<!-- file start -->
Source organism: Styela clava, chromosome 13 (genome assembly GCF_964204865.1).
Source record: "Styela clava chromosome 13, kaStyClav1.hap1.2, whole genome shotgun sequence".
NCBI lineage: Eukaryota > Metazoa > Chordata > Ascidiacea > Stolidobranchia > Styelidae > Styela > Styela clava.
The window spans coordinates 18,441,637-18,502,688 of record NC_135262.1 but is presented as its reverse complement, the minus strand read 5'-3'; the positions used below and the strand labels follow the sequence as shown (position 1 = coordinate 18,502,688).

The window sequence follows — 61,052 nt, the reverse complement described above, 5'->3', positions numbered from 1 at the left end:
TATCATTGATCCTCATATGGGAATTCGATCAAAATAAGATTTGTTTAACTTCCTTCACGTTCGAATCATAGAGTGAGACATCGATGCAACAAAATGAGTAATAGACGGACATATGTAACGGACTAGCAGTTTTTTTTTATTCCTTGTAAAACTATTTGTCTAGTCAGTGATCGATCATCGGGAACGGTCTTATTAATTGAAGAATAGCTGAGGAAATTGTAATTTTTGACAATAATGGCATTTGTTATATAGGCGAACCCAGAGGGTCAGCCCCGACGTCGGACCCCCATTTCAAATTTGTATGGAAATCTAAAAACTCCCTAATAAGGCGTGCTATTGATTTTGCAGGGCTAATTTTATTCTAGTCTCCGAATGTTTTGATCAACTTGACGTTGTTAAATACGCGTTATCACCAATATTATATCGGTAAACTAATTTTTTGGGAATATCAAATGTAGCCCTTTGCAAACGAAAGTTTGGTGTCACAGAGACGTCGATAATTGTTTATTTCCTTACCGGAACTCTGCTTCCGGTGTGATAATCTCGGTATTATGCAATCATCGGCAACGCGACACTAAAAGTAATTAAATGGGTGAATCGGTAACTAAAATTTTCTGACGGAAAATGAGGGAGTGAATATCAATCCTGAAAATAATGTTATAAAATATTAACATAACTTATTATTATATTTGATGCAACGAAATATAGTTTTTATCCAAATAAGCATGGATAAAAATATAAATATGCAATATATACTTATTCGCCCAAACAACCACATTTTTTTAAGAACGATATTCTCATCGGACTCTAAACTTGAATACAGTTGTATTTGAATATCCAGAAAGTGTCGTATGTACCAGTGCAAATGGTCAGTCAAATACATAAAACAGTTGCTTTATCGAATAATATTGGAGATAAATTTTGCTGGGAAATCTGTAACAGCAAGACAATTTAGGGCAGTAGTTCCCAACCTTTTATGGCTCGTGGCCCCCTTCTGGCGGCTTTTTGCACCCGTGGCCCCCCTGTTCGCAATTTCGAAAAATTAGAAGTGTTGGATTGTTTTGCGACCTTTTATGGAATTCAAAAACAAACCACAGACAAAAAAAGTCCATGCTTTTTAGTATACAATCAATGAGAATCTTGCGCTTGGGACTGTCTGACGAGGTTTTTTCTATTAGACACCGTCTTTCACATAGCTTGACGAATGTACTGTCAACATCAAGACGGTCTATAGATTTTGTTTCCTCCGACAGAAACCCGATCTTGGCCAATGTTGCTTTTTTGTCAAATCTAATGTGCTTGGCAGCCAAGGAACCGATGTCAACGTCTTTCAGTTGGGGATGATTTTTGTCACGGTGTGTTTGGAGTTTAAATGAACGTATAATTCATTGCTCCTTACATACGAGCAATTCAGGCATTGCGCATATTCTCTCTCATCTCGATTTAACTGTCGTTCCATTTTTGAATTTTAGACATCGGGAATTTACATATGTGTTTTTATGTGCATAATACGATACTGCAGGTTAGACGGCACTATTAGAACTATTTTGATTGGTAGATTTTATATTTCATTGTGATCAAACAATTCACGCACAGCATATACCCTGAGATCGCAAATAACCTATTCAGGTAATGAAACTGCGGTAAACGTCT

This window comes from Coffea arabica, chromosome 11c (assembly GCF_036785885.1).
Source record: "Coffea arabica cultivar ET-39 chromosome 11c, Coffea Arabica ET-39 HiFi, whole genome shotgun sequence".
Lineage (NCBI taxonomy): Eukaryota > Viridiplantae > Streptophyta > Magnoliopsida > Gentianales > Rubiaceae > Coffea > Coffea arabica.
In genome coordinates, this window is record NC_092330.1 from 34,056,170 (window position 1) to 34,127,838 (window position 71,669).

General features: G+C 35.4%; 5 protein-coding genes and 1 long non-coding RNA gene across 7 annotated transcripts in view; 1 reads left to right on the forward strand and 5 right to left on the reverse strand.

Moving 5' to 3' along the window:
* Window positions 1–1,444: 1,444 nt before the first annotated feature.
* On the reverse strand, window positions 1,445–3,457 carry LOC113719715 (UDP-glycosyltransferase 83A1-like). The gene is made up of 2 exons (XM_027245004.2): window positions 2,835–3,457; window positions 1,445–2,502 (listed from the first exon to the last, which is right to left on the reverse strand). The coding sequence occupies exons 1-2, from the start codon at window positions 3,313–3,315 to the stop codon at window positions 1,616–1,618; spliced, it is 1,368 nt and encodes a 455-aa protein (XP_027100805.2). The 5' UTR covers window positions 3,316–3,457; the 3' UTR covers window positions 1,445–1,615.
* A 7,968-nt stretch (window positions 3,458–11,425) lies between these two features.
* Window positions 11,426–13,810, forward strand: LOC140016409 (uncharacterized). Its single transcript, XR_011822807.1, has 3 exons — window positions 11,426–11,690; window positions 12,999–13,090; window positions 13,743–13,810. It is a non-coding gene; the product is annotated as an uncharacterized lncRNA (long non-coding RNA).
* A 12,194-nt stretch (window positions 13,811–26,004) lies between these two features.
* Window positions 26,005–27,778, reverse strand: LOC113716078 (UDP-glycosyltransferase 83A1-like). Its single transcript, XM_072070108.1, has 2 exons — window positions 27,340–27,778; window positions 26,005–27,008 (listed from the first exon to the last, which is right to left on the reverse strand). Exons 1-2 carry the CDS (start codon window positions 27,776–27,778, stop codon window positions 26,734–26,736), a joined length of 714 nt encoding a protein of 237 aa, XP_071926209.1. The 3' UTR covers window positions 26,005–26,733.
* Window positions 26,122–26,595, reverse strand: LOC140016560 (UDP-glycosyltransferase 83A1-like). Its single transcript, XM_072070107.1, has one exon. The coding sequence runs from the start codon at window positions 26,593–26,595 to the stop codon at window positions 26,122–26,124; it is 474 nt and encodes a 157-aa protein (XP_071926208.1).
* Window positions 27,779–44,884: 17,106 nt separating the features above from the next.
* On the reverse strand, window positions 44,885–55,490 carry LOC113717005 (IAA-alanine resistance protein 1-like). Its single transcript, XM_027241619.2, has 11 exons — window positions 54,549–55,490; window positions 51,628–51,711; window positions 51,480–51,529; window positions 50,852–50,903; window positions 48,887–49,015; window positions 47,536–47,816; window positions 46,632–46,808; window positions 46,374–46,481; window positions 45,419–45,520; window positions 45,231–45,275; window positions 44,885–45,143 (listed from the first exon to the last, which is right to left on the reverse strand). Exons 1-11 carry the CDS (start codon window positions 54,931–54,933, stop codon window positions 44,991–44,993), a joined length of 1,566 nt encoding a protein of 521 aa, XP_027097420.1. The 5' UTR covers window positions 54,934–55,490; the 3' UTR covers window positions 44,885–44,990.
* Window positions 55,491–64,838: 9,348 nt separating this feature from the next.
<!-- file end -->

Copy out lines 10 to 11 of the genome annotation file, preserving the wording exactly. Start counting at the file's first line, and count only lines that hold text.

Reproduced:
In genome coordinates, this window is record NC_092330.1 from 34,056,170 (window position 1) to 34,127,838 (window position 71,669).

General features: G+C 35.4%; 5 protein-coding genes and 1 long non-coding RNA gene across 7 annotated transcripts in view; 1 reads left to right on the forward strand and 5 right to left on the reverse strand.